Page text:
This is the tool for museums and galleries to detect their gender gap


This is the tool for museums and galleries to detect their gender gap

Between 2015 and 2019, have cultural works or assets been acquired? Have the funds been reviewed with a gender perspective? Have specific plans or programs on gender equality been designed? And do you have an assigned budget? Is the generic masculine used in broadcast documents? Are there occupations that are always carried out by men and women?

These are some of the more than 60 questions that a free digital tool contains for museums and cultural institutions to diagnose their gender gap. The idea, novel inside and outside of Spain, came from the group Mujeres de las Artes Visuales (MAV), which wanted to launch a simple and useful instrument for the gender perspective to reach the art world. 28 museums have already participated and the Ministry of Culture has sent a letter to the institutions of its competence to recommend its use.

“It has been a very long research process, of almost three years, done by a multidisciplinary team to investigate what theories were going to support this tool”, explains Beatriz Mérida, cultural manager and coordinator of the project. Finally, they chose eight indicators from which they developed the questionnaire. “There are three fundamental criteria: redistribution, recognition and representation,” says Mérida. In other words, the tool seeks to detect gaps in the museum’s activity – collections, exhibitions, authorship, tours – but also in its staff and its management.

The part dedicated to redistribution analyzes socioeconomic inequality, salary, parity and the conditions of the workforce. “It is probably what is most complicated,” says Beatriz Mérida, who accompanies the museums and institutions that dare to make the diagnosis during the process. The block on recognition assesses the gap in the presence of artists and in the treatment of their works.

Finally, the questions about representation seek to detect and change “the hegemonic gaze” that has predominated so that “the patriarchal vision, which is what has always permeated our way of thinking and cultural policies, is not taken for granted.” This implies questioning, for example, the way in which museums have been articulated, their discourses and stories.

From there the team drew up 61 questions: “It is a deep questionnaire that cannot be done in one day, there are museums that have been with it for a month, others have taken three weeks … It depends on their size, but there are We have to collect information from many departments. We tell them that there is no rush, it is a self-diagnosis, it has to serve them. What MAV does is make this tool available to them so that they have the opportunity to reflect. Many already have that commitment to gender equality but there are many questions that have not even been raised, such as who makes the decisions or even if there are baby changing tables in the men’s bathroom. ” Once the questionnaire is completed, each institution receives a report with its diagnosis.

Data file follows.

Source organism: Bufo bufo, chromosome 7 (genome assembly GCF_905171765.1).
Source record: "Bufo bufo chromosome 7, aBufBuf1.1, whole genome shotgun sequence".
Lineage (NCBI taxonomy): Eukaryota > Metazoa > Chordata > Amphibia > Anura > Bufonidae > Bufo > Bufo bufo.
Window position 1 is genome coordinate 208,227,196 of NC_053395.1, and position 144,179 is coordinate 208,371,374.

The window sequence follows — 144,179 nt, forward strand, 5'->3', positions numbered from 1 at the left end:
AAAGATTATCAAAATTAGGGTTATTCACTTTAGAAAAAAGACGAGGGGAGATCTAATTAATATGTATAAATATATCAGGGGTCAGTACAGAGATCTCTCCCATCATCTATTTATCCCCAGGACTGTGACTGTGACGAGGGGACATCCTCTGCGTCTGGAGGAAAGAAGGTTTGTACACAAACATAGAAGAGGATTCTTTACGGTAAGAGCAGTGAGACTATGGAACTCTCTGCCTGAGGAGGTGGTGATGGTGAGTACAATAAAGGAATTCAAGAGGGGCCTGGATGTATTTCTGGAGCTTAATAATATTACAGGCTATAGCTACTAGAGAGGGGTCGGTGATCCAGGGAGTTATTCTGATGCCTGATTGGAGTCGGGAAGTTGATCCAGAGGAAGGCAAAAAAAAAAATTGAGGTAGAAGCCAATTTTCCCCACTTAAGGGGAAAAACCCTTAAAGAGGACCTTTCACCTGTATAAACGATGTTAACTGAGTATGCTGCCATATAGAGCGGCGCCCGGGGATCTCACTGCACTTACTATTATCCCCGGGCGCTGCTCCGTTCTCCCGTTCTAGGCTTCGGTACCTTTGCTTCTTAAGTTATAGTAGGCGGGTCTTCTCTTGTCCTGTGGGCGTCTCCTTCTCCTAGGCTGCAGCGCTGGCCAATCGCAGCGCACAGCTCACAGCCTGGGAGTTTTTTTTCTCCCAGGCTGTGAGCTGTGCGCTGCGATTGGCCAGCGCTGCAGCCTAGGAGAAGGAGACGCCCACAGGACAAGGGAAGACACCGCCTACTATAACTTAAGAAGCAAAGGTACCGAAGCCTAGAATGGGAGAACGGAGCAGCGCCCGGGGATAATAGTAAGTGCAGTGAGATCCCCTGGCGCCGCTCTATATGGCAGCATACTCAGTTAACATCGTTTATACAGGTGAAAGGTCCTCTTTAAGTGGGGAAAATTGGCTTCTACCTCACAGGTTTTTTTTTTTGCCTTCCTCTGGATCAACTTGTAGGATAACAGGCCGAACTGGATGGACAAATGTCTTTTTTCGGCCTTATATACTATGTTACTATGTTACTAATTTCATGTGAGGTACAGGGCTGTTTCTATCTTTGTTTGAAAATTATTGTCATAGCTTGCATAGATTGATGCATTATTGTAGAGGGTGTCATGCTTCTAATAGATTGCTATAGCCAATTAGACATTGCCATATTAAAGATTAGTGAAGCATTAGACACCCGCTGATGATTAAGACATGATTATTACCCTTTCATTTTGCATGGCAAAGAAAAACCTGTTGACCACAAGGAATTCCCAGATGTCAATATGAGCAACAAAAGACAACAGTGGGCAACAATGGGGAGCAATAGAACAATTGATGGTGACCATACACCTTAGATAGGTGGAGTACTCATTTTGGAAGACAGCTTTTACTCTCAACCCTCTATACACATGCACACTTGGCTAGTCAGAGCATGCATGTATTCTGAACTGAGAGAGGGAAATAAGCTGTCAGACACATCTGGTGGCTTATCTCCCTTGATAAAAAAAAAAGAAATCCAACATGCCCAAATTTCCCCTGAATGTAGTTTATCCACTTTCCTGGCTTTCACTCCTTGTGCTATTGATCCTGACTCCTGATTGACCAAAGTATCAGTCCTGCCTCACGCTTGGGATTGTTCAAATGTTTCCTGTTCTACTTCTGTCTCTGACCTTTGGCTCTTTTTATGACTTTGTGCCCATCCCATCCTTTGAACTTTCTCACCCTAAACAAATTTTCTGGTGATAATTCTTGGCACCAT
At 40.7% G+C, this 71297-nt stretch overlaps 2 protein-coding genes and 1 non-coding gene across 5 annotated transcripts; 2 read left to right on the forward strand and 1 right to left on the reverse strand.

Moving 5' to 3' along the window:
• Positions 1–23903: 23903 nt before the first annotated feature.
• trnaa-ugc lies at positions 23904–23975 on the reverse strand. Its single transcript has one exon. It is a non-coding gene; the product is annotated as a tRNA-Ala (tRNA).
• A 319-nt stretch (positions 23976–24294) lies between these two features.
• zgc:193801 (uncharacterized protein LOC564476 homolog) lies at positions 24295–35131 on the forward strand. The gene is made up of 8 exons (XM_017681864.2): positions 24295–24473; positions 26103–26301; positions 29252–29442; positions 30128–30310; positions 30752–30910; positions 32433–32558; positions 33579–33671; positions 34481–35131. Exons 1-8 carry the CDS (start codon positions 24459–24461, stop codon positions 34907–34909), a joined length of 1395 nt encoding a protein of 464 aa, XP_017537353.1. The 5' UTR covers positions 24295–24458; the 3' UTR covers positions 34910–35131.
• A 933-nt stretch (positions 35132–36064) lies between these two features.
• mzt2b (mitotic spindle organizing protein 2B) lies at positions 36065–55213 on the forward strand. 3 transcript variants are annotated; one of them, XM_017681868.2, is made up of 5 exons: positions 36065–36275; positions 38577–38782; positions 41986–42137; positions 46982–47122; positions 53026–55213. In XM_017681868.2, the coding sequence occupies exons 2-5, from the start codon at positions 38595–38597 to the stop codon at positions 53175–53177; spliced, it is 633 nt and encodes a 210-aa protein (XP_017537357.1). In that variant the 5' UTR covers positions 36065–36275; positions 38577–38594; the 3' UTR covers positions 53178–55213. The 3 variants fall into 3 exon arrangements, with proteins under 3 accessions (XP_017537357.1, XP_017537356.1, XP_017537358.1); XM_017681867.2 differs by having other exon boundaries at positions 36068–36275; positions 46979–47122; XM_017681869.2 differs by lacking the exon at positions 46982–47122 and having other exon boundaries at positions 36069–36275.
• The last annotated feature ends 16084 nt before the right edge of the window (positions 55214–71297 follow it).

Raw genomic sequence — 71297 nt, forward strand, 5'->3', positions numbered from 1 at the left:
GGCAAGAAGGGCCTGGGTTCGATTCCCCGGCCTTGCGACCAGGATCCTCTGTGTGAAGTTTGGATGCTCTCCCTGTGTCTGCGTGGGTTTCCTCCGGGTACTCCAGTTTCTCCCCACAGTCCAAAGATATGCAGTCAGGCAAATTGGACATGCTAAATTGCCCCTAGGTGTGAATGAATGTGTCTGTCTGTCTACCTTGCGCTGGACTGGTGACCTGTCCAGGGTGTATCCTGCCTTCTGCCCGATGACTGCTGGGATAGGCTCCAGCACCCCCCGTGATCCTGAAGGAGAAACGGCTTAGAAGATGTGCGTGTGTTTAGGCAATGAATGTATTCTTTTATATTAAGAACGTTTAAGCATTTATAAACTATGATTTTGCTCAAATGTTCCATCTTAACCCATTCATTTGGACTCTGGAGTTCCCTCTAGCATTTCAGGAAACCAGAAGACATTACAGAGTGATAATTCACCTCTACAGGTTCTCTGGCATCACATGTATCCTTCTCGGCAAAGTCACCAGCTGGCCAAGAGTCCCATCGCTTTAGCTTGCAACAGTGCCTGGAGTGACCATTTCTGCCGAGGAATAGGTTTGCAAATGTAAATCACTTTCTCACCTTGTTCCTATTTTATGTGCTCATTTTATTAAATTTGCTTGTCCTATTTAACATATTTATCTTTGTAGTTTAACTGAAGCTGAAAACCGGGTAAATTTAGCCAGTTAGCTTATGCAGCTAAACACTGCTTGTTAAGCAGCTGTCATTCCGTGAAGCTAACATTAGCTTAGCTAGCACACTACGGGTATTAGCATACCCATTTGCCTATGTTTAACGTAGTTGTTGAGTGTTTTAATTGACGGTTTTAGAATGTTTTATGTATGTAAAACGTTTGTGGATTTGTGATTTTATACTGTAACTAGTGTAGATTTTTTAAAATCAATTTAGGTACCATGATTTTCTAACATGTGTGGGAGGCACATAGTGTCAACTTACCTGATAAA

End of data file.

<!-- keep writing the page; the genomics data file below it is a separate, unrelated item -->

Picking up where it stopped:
The pilot phase began in October and 28 museums and art centers have already participated. There are them of different size, discipline and location. For example, the Reina Sofía National Art Museum, the València Museum of Fine Arts, the Museum of Human Evolution, the Xarxa de Museus d’Història i Monuments de Catalunya, the Rock Art Interpretation Center of the Rock of the Moros del Cogul, or the National Museum of Roman Art.

For its part, Mujeres de las Artes Visuales is receiving your reactions and suggestions to continue improving the tool. “For example, some small museums tell you that they have almost no staff to implement some measures or those who have closed collections cannot make new acquisitions to advance parity, but they can do other things. Each conversation with a museum opens up a particular world to you. So far, all have stressed that the process has provoked them a reflection, “adds Mérida. His intention, he concludes, is to keep this project alive and to create in the medium term a network of friendly museums that is involved in the constant revision of the tool.

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